MadSci Network: Neuroscience

Re: Drugs -mechanisms of nitrogen as a neurotransmittor?

Date: Fri Jan 28 14:31:17 2000
Posted By: joshua rodefer, Research Fellow in Psychobiology & Lecturer
Area of science: Neuroscience
ID: 948830528.Ns

Hi Marie

A GREAT question!  But obviously something I can't do justice to
in a few paragraphs.

I'm not sure what level you are in school, so I don't want to give you an 
answer that is too complex.  As such, I apologize if this answer is a bit 
on the basic side.

Since you've mentioned nitrogen, I can guess that you've had some
basic chemistry and biology.  If you go on and take a course in 
Organic Chemistry, you'll learn that many of the biochemicals in living
organisms have some consistencies -- namely, that many contain carbon
and nitrogen (oxygen is also something you find a lot; and of course
hydrogen -- but it's everywhere!).

First off, you need to understand that we have some basic processes that go 
on in our body. The way our neurons (brain cells) communicate with each 
other is by one releasing a neurotransmitter that floats to the next neuron 
and attaches to a receptor.  This is how one neuron tells the next neuron 
what to do (perhaps in response to some painful stimulus, or perhaps 
attempting to move your fingers so that you can type a question on your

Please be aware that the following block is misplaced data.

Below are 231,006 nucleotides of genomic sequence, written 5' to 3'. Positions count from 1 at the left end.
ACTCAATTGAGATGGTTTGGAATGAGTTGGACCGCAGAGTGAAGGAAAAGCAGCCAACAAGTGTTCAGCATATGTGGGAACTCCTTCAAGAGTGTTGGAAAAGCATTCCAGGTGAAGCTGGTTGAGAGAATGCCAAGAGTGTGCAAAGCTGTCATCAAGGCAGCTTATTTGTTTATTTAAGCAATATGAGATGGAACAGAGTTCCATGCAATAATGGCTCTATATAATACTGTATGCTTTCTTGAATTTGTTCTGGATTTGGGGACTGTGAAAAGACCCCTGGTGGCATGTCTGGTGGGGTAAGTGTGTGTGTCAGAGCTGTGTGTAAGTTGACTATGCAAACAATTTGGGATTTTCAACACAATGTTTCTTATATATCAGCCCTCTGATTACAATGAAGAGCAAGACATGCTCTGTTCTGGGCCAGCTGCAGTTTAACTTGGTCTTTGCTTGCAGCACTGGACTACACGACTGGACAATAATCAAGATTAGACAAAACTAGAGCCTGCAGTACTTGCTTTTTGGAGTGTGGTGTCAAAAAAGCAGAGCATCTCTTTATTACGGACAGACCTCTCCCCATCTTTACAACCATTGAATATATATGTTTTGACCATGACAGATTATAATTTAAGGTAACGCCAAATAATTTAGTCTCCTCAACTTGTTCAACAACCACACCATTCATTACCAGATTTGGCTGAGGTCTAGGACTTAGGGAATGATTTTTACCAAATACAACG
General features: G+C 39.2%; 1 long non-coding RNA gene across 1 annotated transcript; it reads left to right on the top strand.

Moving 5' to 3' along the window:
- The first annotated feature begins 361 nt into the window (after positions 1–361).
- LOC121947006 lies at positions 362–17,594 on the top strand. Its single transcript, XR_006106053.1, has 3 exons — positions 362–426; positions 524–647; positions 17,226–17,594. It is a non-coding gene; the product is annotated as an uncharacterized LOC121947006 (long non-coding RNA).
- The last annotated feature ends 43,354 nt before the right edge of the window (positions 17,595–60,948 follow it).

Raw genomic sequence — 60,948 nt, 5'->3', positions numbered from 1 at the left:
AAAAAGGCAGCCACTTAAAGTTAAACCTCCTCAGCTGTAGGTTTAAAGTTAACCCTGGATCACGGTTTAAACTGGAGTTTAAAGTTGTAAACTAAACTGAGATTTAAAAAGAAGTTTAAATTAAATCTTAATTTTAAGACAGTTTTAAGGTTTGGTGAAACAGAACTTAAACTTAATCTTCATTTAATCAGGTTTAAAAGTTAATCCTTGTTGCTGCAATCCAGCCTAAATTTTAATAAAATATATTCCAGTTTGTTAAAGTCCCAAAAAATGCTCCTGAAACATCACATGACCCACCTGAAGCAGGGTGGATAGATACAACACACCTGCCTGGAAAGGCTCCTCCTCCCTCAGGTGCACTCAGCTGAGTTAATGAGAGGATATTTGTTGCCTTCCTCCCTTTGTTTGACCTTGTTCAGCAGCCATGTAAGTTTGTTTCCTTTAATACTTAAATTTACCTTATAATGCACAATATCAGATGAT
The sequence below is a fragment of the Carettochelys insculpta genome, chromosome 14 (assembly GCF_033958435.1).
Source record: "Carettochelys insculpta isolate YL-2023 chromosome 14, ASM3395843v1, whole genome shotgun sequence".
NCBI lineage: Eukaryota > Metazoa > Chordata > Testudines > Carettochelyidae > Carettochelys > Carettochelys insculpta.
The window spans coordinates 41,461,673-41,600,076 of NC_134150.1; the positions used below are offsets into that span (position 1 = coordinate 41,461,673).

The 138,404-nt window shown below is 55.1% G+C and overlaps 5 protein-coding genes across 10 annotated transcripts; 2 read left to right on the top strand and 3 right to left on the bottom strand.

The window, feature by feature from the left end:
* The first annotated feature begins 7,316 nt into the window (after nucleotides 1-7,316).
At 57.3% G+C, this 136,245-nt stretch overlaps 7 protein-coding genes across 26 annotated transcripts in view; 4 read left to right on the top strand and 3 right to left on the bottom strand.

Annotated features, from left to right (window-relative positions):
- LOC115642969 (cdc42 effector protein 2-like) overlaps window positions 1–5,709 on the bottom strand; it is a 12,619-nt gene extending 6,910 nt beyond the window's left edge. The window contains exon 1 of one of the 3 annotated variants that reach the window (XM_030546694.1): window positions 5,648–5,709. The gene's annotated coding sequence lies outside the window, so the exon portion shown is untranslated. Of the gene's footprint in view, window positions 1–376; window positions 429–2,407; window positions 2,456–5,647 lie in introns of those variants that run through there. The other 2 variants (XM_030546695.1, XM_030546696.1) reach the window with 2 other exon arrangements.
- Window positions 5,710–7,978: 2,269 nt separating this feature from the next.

computer).  The transmitter attaches to the receptor sort of like a key 
fits into a lock.  

Now, drugs are often substances that we don't normally have in our body
(like heroin, cocaine, or THC-the active ingredient in marijuana). However, 
they resemble things that we *do* have in our body (neurotransmitters).  In 
this way, they sort of 'highjack' the neuron pretending they are a regular 
transmitter.  Our bodies naturally have substances called endorphins which 
are released when we are in pain.  They are the natural painkillers that we 
can produce.  Now it just so happens that the chemical structure of 
morphine is *very* similar to the endorphins ("endogenous morphine").

Pharmacologists and neuroscientists obviously knew that morphine (the key) 
was an effective pain killer -- but we didn't know where or how it worked. 
But in the 1970s, Candace Pert and Sol Snyder isolated the first opioid 
receptors in the brain (the lock). 

If there is anything we have learned about the body it is that if we have 
something, it usually is for a specific after Pert and Snyder 
discovered the opioid receptor, the search was on to find what we had in 
our bodies that would bind to the opioid receptor -- and that is how we 
discovered the endorphins and enkephalins.

Another good source for this type of information is an introductory college 
text on biopsychology (Rosenzweig, Leiman and Breedlove's Biolgical 
Psychology is one of my favorite books).  More info on drugs can be found 
in any one of the MANY books on drug abuse and human behavior (Maisto, 
Galizio and Connors' Drug Use and Abuse is a good yet affordable text).

I hope this helps get you started.
Feel free to give me an email if you'd like more info.
Joshua S. Rodefer, Ph.D.
Harvard Medical School

Here are some web links you might like to explore:

American Psychological Association (APA) Division on Psychopharmacology

College on the Problems of Drug Dependence (CPDD)

National Institute on Drug Abuse (NIDA)

Pacific Neuropsychiatric Institute

Dr. Bob's Psychopharmacology Tips

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